Pilots flying at high altitudes can sometimes experience difficulties in control of aircraft attitude, because at high altitudes the horizon is lower with respect to the plane of level flight than it is at the lower altitudes most pilots are accustomed to flying. As a reasonable approximation, angle of depression of the horizon in degrees equals the square root of altitude in kilometers. A pilot flying at an altitude of 49,000 ft (15 km) sees the horizon almost 4° below the extension of the horizontal plane of aircraft. By visually orienting to the view from the left cockpit window, a pilot might be inclined to fly with the left wing 4° down to level it with horizon. If the pilot does this and then looks out the right window, the wing would be seen 8° above the horizon, with half of that elevation due to the erroneous control input. The pilot also might experience problems with pitch control because the depressed horizon can cause a false perception of 4° nose-high pitch attitude.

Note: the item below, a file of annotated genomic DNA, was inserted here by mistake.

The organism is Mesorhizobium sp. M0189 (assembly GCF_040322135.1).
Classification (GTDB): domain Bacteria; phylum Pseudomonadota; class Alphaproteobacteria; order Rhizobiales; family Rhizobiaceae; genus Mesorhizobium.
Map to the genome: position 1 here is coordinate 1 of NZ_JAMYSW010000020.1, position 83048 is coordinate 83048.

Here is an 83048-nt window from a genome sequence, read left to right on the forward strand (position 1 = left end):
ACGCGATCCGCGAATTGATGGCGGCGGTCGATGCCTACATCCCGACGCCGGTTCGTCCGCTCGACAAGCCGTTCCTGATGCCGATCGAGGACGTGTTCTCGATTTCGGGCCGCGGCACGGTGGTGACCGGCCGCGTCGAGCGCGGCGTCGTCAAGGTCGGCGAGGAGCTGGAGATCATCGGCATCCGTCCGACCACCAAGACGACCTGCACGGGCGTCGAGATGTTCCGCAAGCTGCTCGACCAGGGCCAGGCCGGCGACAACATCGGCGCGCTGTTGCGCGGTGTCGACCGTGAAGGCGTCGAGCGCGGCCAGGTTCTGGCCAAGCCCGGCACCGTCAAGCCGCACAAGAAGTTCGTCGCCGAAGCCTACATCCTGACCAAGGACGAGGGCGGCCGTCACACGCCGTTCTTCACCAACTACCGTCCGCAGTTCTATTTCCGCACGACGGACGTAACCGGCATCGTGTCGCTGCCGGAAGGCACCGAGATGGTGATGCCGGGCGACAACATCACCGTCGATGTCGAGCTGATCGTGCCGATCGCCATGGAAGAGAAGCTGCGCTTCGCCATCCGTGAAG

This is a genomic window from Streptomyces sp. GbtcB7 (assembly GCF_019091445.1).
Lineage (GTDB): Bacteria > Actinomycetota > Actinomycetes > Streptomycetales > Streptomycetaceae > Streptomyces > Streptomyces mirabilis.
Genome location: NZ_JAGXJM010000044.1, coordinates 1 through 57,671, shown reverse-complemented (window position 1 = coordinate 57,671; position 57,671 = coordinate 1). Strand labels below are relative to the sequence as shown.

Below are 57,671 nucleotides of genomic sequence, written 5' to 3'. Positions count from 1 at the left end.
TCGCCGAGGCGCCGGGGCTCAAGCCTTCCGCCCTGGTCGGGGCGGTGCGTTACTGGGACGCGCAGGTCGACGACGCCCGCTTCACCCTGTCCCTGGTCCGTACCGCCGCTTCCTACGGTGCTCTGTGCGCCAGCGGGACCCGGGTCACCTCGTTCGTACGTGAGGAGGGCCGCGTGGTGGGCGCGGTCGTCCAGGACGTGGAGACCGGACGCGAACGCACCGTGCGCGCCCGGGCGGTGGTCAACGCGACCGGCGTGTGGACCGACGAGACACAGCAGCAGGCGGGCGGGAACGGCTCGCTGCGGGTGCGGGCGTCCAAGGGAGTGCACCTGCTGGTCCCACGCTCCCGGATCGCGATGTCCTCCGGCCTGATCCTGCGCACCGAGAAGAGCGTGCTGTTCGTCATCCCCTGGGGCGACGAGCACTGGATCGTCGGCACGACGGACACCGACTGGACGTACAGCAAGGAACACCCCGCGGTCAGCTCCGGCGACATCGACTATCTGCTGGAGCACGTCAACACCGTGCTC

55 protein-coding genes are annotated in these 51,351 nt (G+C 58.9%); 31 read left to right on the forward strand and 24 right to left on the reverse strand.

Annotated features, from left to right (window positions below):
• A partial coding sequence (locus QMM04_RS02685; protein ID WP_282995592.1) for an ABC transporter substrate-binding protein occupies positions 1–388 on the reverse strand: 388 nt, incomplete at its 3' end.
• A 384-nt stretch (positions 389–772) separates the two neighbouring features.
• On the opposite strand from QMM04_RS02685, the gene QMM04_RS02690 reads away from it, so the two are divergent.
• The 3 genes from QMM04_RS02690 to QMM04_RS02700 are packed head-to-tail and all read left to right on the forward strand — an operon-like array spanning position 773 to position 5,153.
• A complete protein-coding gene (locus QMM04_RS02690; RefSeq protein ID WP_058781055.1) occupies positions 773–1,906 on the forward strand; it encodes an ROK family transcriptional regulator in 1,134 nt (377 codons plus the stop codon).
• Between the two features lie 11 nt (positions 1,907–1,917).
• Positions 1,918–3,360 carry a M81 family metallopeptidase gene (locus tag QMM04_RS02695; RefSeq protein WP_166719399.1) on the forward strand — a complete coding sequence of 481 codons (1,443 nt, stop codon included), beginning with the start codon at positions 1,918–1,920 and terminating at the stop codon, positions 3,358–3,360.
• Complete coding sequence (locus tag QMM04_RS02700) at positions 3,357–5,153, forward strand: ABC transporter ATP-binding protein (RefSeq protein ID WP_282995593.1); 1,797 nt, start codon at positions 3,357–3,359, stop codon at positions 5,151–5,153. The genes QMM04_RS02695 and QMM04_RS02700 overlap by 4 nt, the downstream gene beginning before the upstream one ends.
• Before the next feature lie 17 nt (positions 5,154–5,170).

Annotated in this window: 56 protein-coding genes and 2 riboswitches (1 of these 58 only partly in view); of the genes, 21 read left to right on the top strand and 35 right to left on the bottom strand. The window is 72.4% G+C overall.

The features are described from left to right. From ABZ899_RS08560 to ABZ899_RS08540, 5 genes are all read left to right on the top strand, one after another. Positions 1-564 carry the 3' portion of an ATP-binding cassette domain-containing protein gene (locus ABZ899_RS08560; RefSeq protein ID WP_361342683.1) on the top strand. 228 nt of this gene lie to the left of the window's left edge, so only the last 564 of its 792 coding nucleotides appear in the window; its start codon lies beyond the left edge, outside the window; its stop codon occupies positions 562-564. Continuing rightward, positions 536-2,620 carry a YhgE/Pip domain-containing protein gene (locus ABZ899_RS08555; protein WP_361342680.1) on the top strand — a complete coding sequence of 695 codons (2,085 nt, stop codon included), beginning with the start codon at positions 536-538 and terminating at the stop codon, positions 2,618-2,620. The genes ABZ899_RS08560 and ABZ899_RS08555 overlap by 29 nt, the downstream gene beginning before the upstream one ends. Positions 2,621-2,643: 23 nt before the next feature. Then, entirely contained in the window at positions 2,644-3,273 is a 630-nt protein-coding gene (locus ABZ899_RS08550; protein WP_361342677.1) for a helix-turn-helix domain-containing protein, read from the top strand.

Figure 23a

Figure 23b

Figure 23. Misperception of the horizontal at night. a. Ground lights appearing to be stars cause the earth and sky to blend and a false horizon to be perceived. b. Blending of overcast sky with unlighted terrain or water causes the horizon to appear lower than is actually the case.

Other False Ambient Cues